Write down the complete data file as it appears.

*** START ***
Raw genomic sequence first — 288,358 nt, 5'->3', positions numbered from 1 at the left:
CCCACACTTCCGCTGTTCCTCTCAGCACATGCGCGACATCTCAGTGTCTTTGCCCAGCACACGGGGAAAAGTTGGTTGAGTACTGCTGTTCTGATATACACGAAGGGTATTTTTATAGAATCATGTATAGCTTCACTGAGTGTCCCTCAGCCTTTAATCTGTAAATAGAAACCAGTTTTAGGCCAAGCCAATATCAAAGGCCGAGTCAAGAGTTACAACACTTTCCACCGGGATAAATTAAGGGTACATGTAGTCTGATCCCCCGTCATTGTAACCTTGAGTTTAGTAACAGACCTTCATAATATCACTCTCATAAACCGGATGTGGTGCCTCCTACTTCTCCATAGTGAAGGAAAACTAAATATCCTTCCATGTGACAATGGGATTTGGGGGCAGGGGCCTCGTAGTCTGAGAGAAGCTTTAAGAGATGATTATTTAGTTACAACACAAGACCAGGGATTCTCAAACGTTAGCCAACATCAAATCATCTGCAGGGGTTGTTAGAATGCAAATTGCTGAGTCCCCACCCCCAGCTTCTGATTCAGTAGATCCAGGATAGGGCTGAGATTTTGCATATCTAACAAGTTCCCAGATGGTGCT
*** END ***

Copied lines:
Raw genomic sequence first — 288,358 nt, 5'->3', positions numbered from 1 at the left:
CCCACACTTCCGCTGTTCCTCTCAGCACATGCGCGACATCTCAGTGTCTTTGCCCAGCACACGGGGAAAAGTTGGTTGAGTACTGCTGTTCTGATATACACGAAGGGTATTTTTATAGAATCATGTATAGCTTCACTGAGTGTCCCTCAGCCTTTAATCTGTAAATAGAAACCAGTTTTAGGCCAAGCCAATATCAAAGGCCGAGTCAAGAGTTACAACACTTTCCACCGGGATAAATTAAGGGTACATGTAGTCTGATCCCCCGTCATTGTAACCTTGAGTTTAGTAACAGACCTTCATAATATCACTCTCATAAACCGGATGTGGTGCCTCCTACTTCTCCATAGTGAAGGAAAACTAAATATCCTTCCATGTGACAATGGGATTTGGGGGCAGGGGCCTCGTAGTCTGAGAGAAGCTTTAAGAGATGATTATTTAGTTACAACACAAGACCAGGGATTCTCAAACGTTAGCCAACATCAAATCATCTGCAGGGGTTGTTAGAATGCAAATTGCTGAGTCCCCACCCCCAGCTTCTGATTCAGTAGATCCAGGATAGGGCTGAGATTTTGCATATCTAACAAGTTCCCAGATGGTGCT